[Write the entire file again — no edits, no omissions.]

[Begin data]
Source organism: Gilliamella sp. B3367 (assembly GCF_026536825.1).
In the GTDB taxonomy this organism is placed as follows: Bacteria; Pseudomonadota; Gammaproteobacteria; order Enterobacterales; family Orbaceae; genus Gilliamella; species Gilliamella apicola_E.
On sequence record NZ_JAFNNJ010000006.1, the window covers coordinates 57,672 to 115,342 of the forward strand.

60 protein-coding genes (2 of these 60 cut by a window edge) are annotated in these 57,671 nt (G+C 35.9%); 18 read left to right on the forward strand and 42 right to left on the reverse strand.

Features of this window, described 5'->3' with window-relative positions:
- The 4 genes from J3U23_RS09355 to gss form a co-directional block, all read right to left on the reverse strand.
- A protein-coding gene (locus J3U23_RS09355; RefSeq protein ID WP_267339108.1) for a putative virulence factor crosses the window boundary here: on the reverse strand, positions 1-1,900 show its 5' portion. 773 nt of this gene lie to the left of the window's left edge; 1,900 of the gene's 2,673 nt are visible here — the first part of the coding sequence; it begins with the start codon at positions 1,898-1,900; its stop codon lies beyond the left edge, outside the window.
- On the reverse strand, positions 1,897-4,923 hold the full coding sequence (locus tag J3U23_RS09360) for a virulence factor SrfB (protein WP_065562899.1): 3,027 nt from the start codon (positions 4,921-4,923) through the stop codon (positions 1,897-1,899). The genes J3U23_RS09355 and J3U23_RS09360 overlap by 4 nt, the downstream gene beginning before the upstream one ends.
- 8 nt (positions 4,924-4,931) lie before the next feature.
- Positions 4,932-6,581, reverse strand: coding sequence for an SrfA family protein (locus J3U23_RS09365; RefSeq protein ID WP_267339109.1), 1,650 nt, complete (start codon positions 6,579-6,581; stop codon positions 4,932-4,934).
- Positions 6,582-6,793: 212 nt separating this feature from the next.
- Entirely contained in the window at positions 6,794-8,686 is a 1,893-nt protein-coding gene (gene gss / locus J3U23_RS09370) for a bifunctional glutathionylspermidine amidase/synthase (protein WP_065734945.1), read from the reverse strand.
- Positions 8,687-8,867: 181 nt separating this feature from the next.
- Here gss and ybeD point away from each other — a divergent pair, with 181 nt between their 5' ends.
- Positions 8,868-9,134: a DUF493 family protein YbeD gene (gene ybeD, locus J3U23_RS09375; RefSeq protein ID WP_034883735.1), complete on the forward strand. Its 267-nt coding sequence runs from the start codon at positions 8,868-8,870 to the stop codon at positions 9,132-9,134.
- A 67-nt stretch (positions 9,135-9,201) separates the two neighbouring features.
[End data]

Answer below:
Source organism: Gilliamella sp. B3367 (assembly GCF_026536825.1).
In the GTDB taxonomy this organism is placed as follows: Bacteria; Pseudomonadota; Gammaproteobacteria; order Enterobacterales; family Orbaceae; genus Gilliamella; species Gilliamella apicola_E.
On sequence record NZ_JAFNNJ010000006.1, the window covers coordinates 57,672 to 115,342 of the forward strand.

60 protein-coding genes (2 of these 60 cut by a window edge) are annotated in these 57,671 nt (G+C 35.9%); 18 read left to right on the forward strand and 42 right to left on the reverse strand.

Features of this window, described 5'->3' with window-relative positions:
- The 4 genes from J3U23_RS09355 to gss form a co-directional block, all read right to left on the reverse strand.
- A protein-coding gene (locus J3U23_RS09355; RefSeq protein ID WP_267339108.1) for a putative virulence factor crosses the window boundary here: on the reverse strand, positions 1-1,900 show its 5' portion. 773 nt of this gene lie to the left of the window's left edge; 1,900 of the gene's 2,673 nt are visible here — the first part of the coding sequence; it begins with the start codon at positions 1,898-1,900; its stop codon lies beyond the left edge, outside the window.
- On the reverse strand, positions 1,897-4,923 hold the full coding sequence (locus tag J3U23_RS09360) for a virulence factor SrfB (protein WP_065562899.1): 3,027 nt from the start codon (positions 4,921-4,923) through the stop codon (positions 1,897-1,899). The genes J3U23_RS09355 and J3U23_RS09360 overlap by 4 nt, the downstream gene beginning before the upstream one ends.
- 8 nt (positions 4,924-4,931) lie before the next feature.
- Positions 4,932-6,581, reverse strand: coding sequence for an SrfA family protein (locus J3U23_RS09365; RefSeq protein ID WP_267339109.1), 1,650 nt, complete (start codon positions 6,579-6,581; stop codon positions 4,932-4,934).
- Positions 6,582-6,793: 212 nt separating this feature from the next.
- Entirely contained in the window at positions 6,794-8,686 is a 1,893-nt protein-coding gene (gene gss / locus J3U23_RS09370) for a bifunctional glutathionylspermidine amidase/synthase (protein WP_065734945.1), read from the reverse strand.
- Positions 8,687-8,867: 181 nt separating this feature from the next.
- Here gss and ybeD point away from each other — a divergent pair, with 181 nt between their 5' ends.
- Positions 8,868-9,134: a DUF493 family protein YbeD gene (gene ybeD, locus J3U23_RS09375; RefSeq protein ID WP_034883735.1), complete on the forward strand. Its 267-nt coding sequence runs from the start codon at positions 8,868-8,870 to the stop codon at positions 9,132-9,134.
- A 67-nt stretch (positions 9,135-9,201) separates the two neighbouring features.